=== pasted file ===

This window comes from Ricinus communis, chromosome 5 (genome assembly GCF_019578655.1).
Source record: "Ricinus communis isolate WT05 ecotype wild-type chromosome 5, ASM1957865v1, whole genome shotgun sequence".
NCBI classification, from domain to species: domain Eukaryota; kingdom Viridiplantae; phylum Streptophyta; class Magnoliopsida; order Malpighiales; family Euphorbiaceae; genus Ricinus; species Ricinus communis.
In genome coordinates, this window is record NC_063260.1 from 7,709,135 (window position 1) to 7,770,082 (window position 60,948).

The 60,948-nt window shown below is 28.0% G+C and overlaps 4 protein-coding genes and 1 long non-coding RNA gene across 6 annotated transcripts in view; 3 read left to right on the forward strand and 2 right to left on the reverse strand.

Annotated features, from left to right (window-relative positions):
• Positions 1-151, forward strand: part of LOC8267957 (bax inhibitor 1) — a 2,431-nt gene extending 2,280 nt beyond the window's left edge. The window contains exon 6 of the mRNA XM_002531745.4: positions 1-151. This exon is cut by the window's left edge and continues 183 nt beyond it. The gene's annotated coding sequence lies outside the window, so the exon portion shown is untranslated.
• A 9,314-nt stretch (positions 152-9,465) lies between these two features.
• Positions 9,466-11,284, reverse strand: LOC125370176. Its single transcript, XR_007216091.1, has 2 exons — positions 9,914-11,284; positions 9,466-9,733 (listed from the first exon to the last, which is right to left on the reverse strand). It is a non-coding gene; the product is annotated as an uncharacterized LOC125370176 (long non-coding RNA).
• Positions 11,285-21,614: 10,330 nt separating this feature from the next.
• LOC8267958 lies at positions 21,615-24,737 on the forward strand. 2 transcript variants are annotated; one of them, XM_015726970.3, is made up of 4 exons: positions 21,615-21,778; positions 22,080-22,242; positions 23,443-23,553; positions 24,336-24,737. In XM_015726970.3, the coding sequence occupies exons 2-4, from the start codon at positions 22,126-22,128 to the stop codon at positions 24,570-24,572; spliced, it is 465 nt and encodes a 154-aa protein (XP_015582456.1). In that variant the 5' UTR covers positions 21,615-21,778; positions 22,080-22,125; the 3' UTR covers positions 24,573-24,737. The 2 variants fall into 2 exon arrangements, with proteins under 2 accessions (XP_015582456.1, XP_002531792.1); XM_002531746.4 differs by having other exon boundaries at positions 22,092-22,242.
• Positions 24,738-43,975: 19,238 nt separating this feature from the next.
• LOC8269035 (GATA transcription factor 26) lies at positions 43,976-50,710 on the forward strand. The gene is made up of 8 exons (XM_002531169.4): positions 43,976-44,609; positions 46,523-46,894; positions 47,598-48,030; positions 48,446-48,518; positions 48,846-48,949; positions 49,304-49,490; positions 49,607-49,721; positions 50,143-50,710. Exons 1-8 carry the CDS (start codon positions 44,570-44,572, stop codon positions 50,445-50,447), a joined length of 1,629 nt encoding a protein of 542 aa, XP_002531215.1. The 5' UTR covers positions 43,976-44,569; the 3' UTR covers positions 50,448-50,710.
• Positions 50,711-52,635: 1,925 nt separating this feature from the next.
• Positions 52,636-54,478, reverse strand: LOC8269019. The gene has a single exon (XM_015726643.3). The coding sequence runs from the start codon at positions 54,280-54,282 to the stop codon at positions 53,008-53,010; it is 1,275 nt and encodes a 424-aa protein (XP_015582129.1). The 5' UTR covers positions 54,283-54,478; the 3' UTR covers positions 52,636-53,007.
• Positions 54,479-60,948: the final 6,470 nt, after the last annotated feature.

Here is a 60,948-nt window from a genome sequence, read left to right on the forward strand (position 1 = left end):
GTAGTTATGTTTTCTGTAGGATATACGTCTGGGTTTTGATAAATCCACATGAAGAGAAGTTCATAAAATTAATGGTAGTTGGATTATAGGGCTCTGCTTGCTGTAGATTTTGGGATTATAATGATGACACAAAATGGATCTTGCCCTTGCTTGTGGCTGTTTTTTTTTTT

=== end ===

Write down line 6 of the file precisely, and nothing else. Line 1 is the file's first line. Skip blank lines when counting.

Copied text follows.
Annotated features, from left to right (window-relative positions):